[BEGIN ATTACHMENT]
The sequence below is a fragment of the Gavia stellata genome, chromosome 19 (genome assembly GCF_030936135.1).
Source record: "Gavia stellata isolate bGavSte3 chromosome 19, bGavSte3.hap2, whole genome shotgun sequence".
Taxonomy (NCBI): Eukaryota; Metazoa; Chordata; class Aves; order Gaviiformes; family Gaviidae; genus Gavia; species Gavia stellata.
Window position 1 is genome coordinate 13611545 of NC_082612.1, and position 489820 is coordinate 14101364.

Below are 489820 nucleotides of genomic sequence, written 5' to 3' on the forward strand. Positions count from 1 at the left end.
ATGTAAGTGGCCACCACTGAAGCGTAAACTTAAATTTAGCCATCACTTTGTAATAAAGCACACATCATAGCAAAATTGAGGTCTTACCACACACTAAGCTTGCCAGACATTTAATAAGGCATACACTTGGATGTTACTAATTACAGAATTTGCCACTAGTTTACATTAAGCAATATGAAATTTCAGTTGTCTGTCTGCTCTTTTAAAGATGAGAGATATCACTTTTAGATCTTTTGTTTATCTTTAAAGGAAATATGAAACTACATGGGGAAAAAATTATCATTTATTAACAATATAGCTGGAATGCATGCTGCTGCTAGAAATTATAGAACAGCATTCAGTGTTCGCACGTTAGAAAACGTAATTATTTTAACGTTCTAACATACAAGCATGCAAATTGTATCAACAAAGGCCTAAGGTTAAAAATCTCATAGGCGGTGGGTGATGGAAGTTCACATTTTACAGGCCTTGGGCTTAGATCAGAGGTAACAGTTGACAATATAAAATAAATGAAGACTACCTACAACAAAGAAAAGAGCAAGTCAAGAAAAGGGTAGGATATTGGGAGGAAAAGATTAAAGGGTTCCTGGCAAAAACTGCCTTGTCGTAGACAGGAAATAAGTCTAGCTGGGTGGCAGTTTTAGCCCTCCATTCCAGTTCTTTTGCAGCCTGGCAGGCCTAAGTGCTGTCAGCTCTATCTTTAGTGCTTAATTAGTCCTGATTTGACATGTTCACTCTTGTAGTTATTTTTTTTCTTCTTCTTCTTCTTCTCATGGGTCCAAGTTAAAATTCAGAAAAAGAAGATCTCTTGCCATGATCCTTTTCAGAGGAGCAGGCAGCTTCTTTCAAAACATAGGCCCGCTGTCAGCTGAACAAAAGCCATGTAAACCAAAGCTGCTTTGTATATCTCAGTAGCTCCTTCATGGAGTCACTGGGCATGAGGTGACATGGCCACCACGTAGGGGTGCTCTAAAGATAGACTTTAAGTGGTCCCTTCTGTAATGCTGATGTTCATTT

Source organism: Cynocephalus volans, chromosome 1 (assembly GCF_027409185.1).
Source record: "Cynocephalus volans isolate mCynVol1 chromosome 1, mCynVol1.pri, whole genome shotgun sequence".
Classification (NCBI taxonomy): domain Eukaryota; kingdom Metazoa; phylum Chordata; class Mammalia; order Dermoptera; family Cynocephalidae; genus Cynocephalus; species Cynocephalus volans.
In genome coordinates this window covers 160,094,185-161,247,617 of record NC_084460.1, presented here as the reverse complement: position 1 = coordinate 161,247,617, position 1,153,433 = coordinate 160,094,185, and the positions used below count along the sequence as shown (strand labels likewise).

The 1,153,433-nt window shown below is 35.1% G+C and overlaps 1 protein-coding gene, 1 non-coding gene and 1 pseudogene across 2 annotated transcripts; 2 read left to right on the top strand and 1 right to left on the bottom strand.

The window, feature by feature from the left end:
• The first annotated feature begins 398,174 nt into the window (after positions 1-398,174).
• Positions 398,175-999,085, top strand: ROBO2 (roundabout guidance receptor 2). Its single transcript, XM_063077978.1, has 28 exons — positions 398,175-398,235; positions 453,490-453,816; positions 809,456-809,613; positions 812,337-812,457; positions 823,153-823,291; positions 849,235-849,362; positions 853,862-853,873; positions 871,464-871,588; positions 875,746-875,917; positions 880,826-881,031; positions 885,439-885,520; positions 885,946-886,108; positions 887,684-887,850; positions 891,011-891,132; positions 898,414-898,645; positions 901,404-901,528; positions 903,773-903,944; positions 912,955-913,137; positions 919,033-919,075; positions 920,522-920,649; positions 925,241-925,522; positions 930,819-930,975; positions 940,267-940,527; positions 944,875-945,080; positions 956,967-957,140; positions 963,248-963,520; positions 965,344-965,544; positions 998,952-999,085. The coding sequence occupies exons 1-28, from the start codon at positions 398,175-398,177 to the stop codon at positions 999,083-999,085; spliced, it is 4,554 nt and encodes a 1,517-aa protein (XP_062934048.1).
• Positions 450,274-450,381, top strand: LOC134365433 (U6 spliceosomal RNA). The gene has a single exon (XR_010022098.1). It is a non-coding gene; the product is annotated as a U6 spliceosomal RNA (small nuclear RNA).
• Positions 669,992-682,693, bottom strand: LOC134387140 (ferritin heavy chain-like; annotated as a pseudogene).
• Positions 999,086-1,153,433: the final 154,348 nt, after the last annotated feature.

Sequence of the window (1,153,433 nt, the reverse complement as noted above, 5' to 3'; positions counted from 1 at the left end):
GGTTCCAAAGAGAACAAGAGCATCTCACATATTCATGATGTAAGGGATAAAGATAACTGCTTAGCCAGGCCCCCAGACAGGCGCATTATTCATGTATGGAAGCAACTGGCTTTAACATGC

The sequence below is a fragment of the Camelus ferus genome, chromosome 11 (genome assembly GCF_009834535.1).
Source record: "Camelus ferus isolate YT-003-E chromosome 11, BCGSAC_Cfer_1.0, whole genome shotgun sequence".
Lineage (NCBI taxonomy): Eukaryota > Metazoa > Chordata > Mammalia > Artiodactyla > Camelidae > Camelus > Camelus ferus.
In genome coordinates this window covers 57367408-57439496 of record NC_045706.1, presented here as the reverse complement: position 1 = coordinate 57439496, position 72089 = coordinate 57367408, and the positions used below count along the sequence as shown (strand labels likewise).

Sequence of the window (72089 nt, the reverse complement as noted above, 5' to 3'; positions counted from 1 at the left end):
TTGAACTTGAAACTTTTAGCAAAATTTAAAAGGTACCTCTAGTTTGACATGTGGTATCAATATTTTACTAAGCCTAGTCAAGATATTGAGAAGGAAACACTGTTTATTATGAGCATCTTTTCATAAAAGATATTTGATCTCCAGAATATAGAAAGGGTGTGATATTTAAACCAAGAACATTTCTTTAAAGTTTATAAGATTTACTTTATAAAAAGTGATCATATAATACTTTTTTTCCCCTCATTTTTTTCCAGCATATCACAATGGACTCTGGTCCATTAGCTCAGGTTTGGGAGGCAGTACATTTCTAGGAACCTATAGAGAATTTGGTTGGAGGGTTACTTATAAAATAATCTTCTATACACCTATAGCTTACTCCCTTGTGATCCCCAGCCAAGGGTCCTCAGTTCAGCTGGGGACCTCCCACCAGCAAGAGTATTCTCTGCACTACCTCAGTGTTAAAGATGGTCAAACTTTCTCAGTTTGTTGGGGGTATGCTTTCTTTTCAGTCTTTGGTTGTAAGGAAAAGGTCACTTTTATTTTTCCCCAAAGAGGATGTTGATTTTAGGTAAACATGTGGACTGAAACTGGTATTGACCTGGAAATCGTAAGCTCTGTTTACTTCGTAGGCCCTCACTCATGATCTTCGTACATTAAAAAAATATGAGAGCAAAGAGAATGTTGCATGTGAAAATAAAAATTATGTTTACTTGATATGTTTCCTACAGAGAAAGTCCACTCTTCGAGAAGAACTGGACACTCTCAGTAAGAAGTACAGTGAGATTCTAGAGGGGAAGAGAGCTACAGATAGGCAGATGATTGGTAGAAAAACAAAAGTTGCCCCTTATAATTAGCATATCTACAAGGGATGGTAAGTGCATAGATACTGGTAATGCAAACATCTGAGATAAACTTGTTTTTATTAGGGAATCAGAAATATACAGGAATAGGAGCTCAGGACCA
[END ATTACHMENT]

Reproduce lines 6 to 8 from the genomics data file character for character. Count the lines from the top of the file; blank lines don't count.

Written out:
ATGTAAGTGGCCACCACTGAAGCGTAAACTTAAATTTAGCCATCACTTTGTAATAAAGCACACATCATAGCAAAATTGAGGTCTTACCACACACTAAGCTTGCCAGACATTTAATAAGGCATACACTTGGATGTTACTAATTACAGAATTTGCCACTAGTTTACATTAAGCAATATGAAATTTCAGTTGTCTGTCTGCTCTTTTAAAGATGAGAGATATCACTTTTAGATCTTTTGTTTATCTTTAAAGGAAATATGAAACTACATGGGGAAAAAATTATCATTTATTAACAATATAGCTGGAATGCATGCTGCTGCTAGAAATTATAGAACAGCATTCAGTGTTCGCACGTTAGAAAACGTAATTATTTTAACGTTCTAACATACAAGCATGCAAATTGTATCAACAAAGGCCTAAGGTTAAAAATCTCATAGGCGGTGGGTGATGGAAGTTCACATTTTACAGGCCTTGGGCTTAGATCAGAGGTAACAGTTGACAATATAAAATAAATGAAGACTACCTACAACAAAGAAAAGAGCAAGTCAAGAAAAGGGTAGGATATTGGGAGGAAAAGATTAAAGGGTTCCTGGCAAAAACTGCCTTGTCGTAGACAGGAAATAAGTCTAGCTGGGTGGCAGTTTTAGCCCTCCATTCCAGTTCTTTTGCAGCCTGGCAGGCCTAAGTGCTGTCAGCTCTATCTTTAGTGCTTAATTAGTCCTGATTTGACATGTTCACTCTTGTAGTTATTTTTTTTCTTCTTCTTCTTCTTCTCATGGGTCCAAGTTAAAATTCAGAAAAAGAAGATCTCTTGCCATGATCCTTTTCAGAGGAGCAGGCAGCTTCTTTCAAAACATAGGCCCGCTGTCAGCTGAACAAAAGCCATGTAAACCAAAGCTGCTTTGTATATCTCAGTAGCTCCTTCATGGAGTCACTGGGCATGAGGTGACATGGCCACCACGTAGGGGTGCTCTAAAGATAGACTTTAAGTGGTCCCTTCTGTAATGCTGATGTTCATTT

Source organism: Cynocephalus volans, chromosome 1 (assembly GCF_027409185.1).
Source record: "Cynocephalus volans isolate mCynVol1 chromosome 1, mCynVol1.pri, whole genome shotgun sequence".